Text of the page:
blob: eecd8577b2099c759a21ad486f24d61c831d951f [file] [log] [blame]
* This routine clears to zero a linear memory buffer in user space.
* Inputs:
* in0: address of buffer
* in1: length of buffer in bytes
* Outputs:
* r8: number of bytes that didn't get cleared due to a fault
* Copyright (C) 1998, 1999, 2001 Hewlett-Packard Co
* Stephane Eranian <>
#include <asm/asmmacro.h>
// arguments
#define buf r32
#define len r33
// local registers
#define cnt r16
#define buf2 r17
#define saved_lc r18
#define saved_pfs r19
#define tmp r20
#define len2 r21
#define len3 r22
// Theory of operations:
// - we check whether or not the buffer is small, i.e., less than 17
// in which case we do the byte by byte loop.
// - Otherwise we go progressively from 1 byte store to 8byte store in
// the head part, the body is a 16byte store loop and we finish we the
// tail for the last 15 bytes.
// The good point about this breakdown is that the long buffer handling
// contains only 2 branches.
// The reason for not using shifting & masking for both the head and the
// tail is to stay semantically correct. This routine is not supposed
// to write bytes outside of the buffer. While most of the time this would
// be ok, we can't tolerate a mistake. A classical example is the case
// of multithreaded code were to the extra bytes touched is actually owned
// by another thread which runs concurrently to ours. Another, less likely,
// example is with device drivers where reading an I/O mapped location may
// have side effects (same thing for writing).
.save ar.pfs, saved_pfs
alloc saved_pfs=ar.pfs,2,0,0,0
cmp.eq p6,p0=r0,len // check for zero length
.save, saved_lc
mov // preserve (slow)
;; // avoid WAW on CFM
adds tmp=-1,len // br.ctop is repeat/until
mov ret0=len // return value is length at this point
(p6) br.ret.spnt.many rp
;; p6,p0=16,len // if len > 16 then long memset
mov // initialize lc for small count
(p6) br.cond.dptk .long_do_clear
;; // WAR on
// worst case 16 iterations, avg 8 iterations
// We could have played with the predicates to use the extra
// M slot for 2 stores/iteration but the cost the initialization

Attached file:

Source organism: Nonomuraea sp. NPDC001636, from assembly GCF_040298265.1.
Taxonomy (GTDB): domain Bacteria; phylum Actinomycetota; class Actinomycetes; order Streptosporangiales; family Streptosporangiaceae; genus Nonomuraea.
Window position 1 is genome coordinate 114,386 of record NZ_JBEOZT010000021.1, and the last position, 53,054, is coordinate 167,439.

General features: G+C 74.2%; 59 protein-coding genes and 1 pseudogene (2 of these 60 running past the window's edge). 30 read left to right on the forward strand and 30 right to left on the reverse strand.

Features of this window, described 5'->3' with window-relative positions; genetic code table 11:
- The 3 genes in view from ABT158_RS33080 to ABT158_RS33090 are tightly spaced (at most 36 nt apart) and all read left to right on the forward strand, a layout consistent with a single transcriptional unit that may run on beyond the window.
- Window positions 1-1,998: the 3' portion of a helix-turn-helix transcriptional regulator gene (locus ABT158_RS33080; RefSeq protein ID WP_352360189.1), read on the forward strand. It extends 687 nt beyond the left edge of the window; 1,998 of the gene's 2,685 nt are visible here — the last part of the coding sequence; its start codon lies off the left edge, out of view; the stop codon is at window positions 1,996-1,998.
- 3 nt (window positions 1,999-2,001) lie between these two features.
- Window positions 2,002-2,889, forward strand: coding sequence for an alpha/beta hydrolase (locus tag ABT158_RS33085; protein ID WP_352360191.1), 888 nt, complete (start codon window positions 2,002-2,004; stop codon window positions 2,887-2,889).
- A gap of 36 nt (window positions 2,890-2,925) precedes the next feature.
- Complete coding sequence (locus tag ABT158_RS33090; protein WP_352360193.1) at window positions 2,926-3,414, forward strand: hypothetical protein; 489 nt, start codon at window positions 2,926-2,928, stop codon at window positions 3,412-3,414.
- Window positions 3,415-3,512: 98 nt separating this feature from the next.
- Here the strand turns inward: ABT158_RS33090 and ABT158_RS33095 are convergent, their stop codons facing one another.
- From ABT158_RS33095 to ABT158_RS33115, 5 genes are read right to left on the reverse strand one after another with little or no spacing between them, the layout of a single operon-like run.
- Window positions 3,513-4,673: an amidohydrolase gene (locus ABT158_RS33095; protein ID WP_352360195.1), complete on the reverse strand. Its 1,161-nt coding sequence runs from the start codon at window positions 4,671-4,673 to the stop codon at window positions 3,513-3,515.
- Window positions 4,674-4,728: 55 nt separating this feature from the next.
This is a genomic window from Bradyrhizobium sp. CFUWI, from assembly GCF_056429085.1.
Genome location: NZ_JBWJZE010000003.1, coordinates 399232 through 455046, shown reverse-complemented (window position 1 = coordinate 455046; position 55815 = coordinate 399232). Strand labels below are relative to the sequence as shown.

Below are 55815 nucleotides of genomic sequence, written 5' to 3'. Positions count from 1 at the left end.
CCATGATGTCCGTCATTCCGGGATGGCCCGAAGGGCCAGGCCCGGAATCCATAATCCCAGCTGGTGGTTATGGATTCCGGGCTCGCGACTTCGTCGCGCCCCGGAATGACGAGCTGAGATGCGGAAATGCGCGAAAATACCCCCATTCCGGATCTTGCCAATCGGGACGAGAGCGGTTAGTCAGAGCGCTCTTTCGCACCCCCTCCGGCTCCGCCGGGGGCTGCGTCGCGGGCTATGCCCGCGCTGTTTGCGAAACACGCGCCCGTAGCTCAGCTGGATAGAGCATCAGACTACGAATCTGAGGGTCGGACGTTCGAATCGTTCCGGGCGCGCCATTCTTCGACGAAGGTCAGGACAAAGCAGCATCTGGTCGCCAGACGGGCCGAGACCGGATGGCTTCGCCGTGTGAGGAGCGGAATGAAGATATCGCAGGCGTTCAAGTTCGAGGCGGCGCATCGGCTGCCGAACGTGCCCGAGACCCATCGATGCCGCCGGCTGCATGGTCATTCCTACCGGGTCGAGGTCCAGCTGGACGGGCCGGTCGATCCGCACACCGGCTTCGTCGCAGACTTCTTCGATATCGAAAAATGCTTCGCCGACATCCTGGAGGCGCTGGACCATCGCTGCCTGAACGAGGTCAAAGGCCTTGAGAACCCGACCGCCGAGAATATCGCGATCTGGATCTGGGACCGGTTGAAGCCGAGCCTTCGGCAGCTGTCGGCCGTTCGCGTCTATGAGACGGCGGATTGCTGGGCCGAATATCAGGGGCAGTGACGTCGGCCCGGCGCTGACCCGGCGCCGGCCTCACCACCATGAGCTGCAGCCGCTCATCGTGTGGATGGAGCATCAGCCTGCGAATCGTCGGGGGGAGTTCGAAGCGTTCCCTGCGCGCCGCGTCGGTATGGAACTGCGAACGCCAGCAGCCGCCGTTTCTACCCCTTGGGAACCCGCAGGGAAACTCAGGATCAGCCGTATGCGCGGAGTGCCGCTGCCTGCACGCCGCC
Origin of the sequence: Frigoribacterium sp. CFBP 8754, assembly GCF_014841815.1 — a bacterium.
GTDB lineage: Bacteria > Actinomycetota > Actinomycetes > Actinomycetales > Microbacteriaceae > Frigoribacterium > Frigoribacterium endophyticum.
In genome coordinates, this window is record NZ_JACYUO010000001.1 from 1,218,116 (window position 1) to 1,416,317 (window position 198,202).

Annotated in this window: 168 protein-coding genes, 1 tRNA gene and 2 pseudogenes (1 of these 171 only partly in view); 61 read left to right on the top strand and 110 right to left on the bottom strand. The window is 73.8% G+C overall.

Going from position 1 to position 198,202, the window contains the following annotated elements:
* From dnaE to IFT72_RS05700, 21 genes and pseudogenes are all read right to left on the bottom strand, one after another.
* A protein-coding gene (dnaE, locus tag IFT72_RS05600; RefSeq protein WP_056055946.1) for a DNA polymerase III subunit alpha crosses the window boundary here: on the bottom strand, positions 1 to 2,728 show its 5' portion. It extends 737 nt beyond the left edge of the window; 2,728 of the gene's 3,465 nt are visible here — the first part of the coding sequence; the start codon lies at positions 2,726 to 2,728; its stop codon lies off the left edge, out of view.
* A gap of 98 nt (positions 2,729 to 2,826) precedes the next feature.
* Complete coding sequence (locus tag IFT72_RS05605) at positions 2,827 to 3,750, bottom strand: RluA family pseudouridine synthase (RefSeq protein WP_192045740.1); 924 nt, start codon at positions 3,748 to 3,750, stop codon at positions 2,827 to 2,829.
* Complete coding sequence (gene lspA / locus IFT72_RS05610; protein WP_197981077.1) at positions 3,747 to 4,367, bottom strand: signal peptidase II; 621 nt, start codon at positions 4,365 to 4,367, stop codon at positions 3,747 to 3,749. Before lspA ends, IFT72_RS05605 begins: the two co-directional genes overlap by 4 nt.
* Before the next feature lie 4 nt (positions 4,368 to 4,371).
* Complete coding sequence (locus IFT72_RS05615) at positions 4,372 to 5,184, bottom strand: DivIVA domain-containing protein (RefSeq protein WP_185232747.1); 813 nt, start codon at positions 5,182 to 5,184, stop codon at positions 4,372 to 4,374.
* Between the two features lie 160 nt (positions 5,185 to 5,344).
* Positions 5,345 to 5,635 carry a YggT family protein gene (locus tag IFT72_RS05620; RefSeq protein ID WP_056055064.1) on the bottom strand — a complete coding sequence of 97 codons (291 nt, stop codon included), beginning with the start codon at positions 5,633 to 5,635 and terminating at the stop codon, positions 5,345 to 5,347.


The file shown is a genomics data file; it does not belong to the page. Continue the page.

// the various counters compared to how long the loop is supposed
// to last on average does not make this solution viable.
EX( .Lexit1, st1 [buf]=r0,1 )
adds len=-1,len // countdown length using len
br.cloop.dptk 1b
;; // avoid RAW on
// .Lexit4: comes from byte by byte loop
// len contains bytes left
mov ret0=len // faster than using
br.ret.sptk.many rp // end of short clear_user
// At this point we know we have more than 16 bytes to copy
// so we focus on alignment (no branches required)
// The use of len/len2 for countdown of the number of bytes left
// instead of ret0 is due to the fact that the exception code
// changes the values of r8.
.long_do_clear: p6,p0=buf,0 // odd alignment (for long_do_clear)
EX( .Lexit3, (p6) st1 [buf]=r0,1 ) // 1-byte aligned
(p6) adds len=-1,len;; // sync because buf is modified p6,p0=buf,1
EX( .Lexit3, (p6) st2 [buf]=r0,2 ) // 2-byte aligned
(p6) adds len=-2,len;; p6,p0=buf,2
EX( .Lexit3, (p6) st4 [buf]=r0,4 ) // 4-byte aligned
(p6) adds len=-4,len;; p6,p0=buf,3
EX( .Lexit3, (p6) st8 [buf]=r0,8 ) // 8-byte aligned
(p6) adds len=-8,len;;
shr.u cnt=len,4 // number of 128-bit (2x64bit) words
cmp.eq p6,p0=r0,cnt
adds tmp=-1,cnt
(p6) br.cond.dpnt .dotail // we have less than 16 bytes left
adds buf2=8,buf // setup second base pointer
// 16bytes/iteration core loop
// The second store can never generate a fault because
// we come into the loop only when we are 16-byte aligned.
// This means that if we cross a page then it will always be
// in the first store and never in the second.
// We need to keep track of the remaining length. A possible (optimistic)
// way would be to use and derive how many byte were left by
// doing : left= 16* + 16. this would avoid the addition at
// every iteration.
// However we need to keep the synchronization point. A template
// M;;MB does not exist and thus we can keep the addition at no
// extra cycle cost (use a nop slot anyway). It also simplifies the
// (unlikely) error recovery code
2: EX(.Lexit3, st8 [buf]=r0,16 )
;; // needed to get len correct when error
st8 [buf2]=r0,16
adds len=-16,len
br.cloop.dptk 2b
// tail correction based on len only
// We alternate the use of len3,len2 to allow parallelism and correct
// error handling. We also reuse p6/p7 to return correct value.
// The addition of len2/len3 does not cost anything more compared to
// the regular memset as we had empty slots.
mov len2=len // for parallelization of error handling
mov len3=len p6,p0=len,3
EX( .Lexit2, (p6) st8 [buf]=r0,8 ) // at least 8 bytes
(p6) adds len3=-8,len2 p7,p6=len,2
EX( .Lexit2, (p7) st4 [buf]=r0,4 ) // at least 4 bytes
(p7) adds len2=-4,len3 p6,p7=len,1
EX( .Lexit2, (p6) st2 [buf]=r0,2 ) // at least 2 bytes
(p6) adds len3=-2,len2 p7,p6=len,0
EX( .Lexit2, (p7) st1 [buf]=r0 ) // only 1 byte left
mov ret0=r0 // success
br.ret.sptk.many rp // end of most likely path
// Outlined error handling code
// .Lexit3: comes from core loop, need restore pr/lc
// len contains bytes left
// .Lexit2:
// if p6 -> coming from st8 or st2 : len2 contains what's left
// if p7 -> coming from st4 or st1 : len3 contains what's left
// We must restore lc/pr even though might not have been used.
.pred.rel "mutex", p6, p7
(p6) mov len=len2
(p7) mov len=len3
// .Lexit4: comes from head, need not restore pr/lc
// len contains bytes left
mov ret0=len
br.ret.sptk.many rp